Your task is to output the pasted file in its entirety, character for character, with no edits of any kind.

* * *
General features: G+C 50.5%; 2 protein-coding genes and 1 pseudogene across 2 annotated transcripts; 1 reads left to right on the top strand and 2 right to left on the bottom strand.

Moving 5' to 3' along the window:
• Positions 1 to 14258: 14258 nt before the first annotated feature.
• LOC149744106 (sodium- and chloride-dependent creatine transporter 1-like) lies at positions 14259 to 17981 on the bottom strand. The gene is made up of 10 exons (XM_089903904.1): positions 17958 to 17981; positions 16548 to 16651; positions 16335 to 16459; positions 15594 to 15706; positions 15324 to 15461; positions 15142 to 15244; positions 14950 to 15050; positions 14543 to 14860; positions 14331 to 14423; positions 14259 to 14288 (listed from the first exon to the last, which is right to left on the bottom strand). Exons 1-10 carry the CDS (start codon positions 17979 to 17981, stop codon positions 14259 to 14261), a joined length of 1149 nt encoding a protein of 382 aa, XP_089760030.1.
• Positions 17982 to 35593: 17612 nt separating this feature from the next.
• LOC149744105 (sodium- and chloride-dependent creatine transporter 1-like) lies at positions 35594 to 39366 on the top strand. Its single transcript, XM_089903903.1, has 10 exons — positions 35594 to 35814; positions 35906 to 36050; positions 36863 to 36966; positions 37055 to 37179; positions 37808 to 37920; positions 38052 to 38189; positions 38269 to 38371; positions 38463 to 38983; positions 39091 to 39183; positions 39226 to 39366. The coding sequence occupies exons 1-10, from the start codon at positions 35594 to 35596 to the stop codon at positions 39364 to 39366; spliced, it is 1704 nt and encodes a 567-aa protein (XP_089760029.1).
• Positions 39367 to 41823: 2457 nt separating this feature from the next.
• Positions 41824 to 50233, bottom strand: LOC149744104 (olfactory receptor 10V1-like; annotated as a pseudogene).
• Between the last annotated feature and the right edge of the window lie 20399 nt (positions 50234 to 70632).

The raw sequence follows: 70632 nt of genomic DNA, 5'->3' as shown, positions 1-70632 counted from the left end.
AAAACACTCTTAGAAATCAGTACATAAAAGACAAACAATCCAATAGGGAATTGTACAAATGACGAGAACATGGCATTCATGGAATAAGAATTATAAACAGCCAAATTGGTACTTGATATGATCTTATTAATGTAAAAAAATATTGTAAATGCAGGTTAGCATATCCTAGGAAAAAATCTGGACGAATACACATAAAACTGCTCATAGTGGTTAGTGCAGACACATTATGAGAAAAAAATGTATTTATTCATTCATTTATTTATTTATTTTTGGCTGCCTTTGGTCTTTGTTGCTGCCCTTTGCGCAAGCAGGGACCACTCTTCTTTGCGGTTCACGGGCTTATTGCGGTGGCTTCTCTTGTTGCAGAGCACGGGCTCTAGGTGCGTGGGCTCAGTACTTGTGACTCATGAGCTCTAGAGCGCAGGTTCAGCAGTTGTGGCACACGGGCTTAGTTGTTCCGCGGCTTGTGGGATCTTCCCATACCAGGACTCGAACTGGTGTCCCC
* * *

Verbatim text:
General features: G+C 50.5%; 2 protein-coding genes and 1 pseudogene across 2 annotated transcripts; 1 reads left to right on the top strand and 2 right to left on the bottom strand.

Moving 5' to 3' along the window:
• Positions 1 to 14258: 14258 nt before the first annotated feature.
• LOC149744106 (sodium- and chloride-dependent creatine transporter 1-like) lies at positions 14259 to 17981 on the bottom strand. The gene is made up of 10 exons (XM_089903904.1): positions 17958 to 17981; positions 16548 to 16651; positions 16335 to 16459; positions 15594 to 15706; positions 15324 to 15461; positions 15142 to 15244; positions 14950 to 15050; positions 14543 to 14860; positions 14331 to 14423; positions 14259 to 14288 (listed from the first exon to the last, which is right to left on the bottom strand). Exons 1-10 carry the CDS (start codon positions 17979 to 17981, stop codon positions 14259 to 14261), a joined length of 1149 nt encoding a protein of 382 aa, XP_089760030.1.
• Positions 17982 to 35593: 17612 nt separating this feature from the next.
• LOC149744105 (sodium- and chloride-dependent creatine transporter 1-like) lies at positions 35594 to 39366 on the top strand. Its single transcript, XM_089903903.1, has 10 exons — positions 35594 to 35814; positions 35906 to 36050; positions 36863 to 36966; positions 37055 to 37179; positions 37808 to 37920; positions 38052 to 38189; positions 38269 to 38371; positions 38463 to 38983; positions 39091 to 39183; positions 39226 to 39366. The coding sequence occupies exons 1-10, from the start codon at positions 35594 to 35596 to the stop codon at positions 39364 to 39366; spliced, it is 1704 nt and encodes a 567-aa protein (XP_089760029.1).
• Positions 39367 to 41823: 2457 nt separating this feature from the next.
• Positions 41824 to 50233, bottom strand: LOC149744104 (olfactory receptor 10V1-like; annotated as a pseudogene).
• Between the last annotated feature and the right edge of the window lie 20399 nt (positions 50234 to 70632).

The raw sequence follows: 70632 nt of genomic DNA, 5'->3' as shown, positions 1-70632 counted from the left end.
AAAACACTCTTAGAAATCAGTACATAAAAGACAAACAATCCAATAGGGAATTGTACAAATGACGAGAACATGGCATTCATGGAATAAGAATTATAAACAGCCAAATTGGTACTTGATATGATCTTATTAATGTAAAAAAATATTGTAAATGCAGGTTAGCATATCCTAGGAAAAAATCTGGACGAATACACATAAAACTGCTCATAGTGGTTAGTGCAGACACATTATGAGAAAAAAATGTATTTATTCATTCATTTATTTATTTATTTTTGGCTGCCTTTGGTCTTTGTTGCTGCCCTTTGCGCAAGCAGGGACCACTCTTCTTTGCGGTTCACGGGCTTATTGCGGTGGCTTCTCTTGTTGCAGAGCACGGGCTCTAGGTGCGTGGGCTCAGTACTTGTGACTCATGAGCTCTAGAGCGCAGGTTCAGCAGTTGTGGCACACGGGCTTAGTTGTTCCGCGGCTTGTGGGATCTTCCCATACCAGGACTCGAACTGGTGTCCCC